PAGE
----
Focus on controlling what you can control – There are so many things that we deal with that are out of our control. As I get further along in my career, I understand that there are more things we may not have control over, but we still can impact. There are a lot of state statutes that impact what we do on a daily basis, from minutes of instruction, school start dates, standards, standardized testing, how much money we have to use in schools, as well as what subjects must be taught. I have learned even some of THOSE have flexibility in them! More importantly I think we need to understand that we don’t control who the kids are in our classes – with all the intelligences, attitudes, backgrounds, and beliefs that come with them. We need to meet them where they are and take them to greater heights. All parents send their children to us hoping and expecting us to give them our best. And we owe it to the parents to do just that.

I don’t often take the opportunity to reflect on my career as I still have a long time left, but taking this opportunity to do so has reminded me of how fortunate I have been to be around some great students, teachers, administrators and school supporters – and even better people. I hope all of you have the same experiences as you go through your career.

So, as you leave here today, I challenge you to do one thing: to be THAT person, that person that makes a difference for each and every student —every day. YOU may not know you were that person—but they certainly will!!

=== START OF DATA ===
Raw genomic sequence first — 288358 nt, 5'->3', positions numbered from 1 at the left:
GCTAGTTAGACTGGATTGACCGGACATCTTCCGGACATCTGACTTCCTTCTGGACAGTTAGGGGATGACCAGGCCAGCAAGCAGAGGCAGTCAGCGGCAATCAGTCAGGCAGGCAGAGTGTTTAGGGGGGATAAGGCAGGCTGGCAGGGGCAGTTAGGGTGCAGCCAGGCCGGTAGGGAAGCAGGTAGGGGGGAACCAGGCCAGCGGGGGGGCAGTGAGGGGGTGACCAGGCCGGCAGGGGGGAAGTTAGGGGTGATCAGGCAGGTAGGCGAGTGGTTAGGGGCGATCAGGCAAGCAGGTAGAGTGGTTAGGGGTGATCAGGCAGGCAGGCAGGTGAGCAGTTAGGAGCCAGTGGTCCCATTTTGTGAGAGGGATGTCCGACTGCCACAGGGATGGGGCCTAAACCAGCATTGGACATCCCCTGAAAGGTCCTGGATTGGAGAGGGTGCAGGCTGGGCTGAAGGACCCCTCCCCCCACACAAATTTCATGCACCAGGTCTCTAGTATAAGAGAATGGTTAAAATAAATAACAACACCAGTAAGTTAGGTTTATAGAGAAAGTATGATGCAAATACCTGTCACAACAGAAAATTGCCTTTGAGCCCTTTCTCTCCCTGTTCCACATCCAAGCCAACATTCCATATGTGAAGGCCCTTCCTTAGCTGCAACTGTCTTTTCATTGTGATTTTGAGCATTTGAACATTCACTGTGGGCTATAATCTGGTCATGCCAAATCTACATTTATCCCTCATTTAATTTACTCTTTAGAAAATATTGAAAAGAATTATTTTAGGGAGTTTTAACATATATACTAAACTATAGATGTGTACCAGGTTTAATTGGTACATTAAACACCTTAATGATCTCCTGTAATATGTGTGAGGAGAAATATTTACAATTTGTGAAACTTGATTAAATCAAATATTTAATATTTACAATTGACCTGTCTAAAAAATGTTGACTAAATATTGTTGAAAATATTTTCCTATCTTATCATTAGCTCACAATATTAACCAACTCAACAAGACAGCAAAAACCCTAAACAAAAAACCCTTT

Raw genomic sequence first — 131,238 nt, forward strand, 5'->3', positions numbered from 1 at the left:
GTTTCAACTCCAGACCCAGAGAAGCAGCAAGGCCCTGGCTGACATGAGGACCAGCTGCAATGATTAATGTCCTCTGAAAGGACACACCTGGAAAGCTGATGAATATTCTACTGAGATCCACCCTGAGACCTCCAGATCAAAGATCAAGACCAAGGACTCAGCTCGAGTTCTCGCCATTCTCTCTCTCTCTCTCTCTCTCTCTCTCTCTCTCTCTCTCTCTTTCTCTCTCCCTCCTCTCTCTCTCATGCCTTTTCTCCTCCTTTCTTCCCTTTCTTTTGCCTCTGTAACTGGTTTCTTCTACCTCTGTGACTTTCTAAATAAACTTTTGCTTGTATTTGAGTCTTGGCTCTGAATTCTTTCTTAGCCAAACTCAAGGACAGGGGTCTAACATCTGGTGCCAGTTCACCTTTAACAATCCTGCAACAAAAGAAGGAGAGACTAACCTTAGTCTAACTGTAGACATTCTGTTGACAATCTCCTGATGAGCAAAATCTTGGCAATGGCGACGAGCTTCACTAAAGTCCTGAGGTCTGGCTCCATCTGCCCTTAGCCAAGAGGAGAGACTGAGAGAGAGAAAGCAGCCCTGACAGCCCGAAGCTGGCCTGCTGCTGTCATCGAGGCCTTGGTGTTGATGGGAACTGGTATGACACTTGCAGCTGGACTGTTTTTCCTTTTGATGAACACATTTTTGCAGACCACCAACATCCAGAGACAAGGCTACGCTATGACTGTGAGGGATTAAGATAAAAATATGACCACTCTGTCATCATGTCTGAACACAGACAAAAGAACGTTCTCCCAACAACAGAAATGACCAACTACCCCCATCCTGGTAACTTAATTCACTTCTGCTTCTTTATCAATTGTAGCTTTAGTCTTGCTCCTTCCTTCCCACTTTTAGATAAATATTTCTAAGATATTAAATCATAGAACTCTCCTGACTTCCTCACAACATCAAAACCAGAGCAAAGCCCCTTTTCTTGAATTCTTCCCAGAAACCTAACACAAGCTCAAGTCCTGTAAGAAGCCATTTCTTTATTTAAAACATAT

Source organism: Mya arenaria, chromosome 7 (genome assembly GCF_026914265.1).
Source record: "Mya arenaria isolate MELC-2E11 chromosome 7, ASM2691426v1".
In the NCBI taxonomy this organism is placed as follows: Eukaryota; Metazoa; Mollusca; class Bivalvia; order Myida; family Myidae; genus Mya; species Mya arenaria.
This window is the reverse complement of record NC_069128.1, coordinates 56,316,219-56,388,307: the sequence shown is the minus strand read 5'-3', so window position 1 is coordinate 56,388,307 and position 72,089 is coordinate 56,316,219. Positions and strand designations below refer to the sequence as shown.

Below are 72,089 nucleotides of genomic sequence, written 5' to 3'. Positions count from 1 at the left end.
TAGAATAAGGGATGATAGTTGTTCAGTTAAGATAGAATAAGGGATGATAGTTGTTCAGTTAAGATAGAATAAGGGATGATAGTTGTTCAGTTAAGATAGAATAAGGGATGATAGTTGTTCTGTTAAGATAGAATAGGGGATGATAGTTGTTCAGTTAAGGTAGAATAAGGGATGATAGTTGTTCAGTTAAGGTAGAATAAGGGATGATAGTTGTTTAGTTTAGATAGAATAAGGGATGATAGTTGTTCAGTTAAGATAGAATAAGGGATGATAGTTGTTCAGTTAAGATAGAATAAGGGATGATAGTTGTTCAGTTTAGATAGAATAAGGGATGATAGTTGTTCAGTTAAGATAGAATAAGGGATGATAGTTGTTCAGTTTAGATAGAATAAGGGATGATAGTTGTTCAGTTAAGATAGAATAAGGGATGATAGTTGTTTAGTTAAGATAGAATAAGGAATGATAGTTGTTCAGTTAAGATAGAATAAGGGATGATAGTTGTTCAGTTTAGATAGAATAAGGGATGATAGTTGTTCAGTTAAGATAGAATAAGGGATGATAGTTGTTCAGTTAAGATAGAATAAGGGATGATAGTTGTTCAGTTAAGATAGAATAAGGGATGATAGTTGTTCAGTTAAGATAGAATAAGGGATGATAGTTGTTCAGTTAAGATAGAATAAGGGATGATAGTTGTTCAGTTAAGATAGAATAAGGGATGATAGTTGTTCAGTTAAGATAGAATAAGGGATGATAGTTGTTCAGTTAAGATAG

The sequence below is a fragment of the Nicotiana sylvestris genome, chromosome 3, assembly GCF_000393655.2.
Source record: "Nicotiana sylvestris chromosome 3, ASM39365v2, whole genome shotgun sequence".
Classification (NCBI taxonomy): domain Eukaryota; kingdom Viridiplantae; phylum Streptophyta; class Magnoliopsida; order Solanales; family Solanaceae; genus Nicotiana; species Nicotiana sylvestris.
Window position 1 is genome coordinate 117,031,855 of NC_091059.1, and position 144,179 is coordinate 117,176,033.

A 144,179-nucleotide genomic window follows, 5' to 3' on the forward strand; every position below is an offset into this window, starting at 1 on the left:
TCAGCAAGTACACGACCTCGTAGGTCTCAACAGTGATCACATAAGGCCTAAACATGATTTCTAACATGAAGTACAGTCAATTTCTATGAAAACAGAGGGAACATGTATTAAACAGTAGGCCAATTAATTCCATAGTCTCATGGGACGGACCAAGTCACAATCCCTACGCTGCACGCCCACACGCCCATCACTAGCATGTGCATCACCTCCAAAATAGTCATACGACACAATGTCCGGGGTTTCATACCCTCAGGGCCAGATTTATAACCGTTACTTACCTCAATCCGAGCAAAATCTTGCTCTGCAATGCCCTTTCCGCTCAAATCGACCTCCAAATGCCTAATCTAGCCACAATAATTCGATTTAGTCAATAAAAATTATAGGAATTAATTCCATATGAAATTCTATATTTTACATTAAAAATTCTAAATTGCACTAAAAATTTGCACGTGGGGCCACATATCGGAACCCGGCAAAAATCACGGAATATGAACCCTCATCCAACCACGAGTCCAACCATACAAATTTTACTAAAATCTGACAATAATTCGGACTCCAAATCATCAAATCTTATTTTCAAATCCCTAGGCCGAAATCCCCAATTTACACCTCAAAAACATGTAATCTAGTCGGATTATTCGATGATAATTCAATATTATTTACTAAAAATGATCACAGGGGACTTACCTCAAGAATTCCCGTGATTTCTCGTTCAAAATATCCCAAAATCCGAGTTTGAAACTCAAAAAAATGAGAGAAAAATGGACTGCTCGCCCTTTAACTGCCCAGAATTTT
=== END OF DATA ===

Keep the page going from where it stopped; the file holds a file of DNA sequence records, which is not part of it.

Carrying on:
Congratulations again and best of luck to you in the future! And if that future involves applying for a job in the Wauwatosa School District, give me a call or shoot me an email to remind me that we met today!

Thank you.

Elizabeth Gulden, 2019 Wisconsin Elementary Teacher of the Year

On April 3, 2019, the College of Education hosted a panel of outstanding educators who have been recognized as Wisconsin Teachers of the Year. Their personal stories, reflections, and words of advice were inspiring and greatly appreciated by our audience. We wanted to introduce them to you, our readers, as well!

a Gulden headshot_16Hi! I’m Elizabeth (Liz) Gulden, a kindergarten teacher at Gordon L. Willson Elementary School (G.L.W.) in Baraboo, and I was named Wisconsin Elementary School Teacher of the Year in 2019. Over the past 14 years as a teacher of some of our youngest learners, I motivate and inspire my students’ love of learning by practicing and learning along with them. I am a tireless advocate for young elementary students, ensuring my teaching practices are engaging and developmentally appropriate. And my core, deep-rooted educational philosophy is that learning, above all else, should be FUN!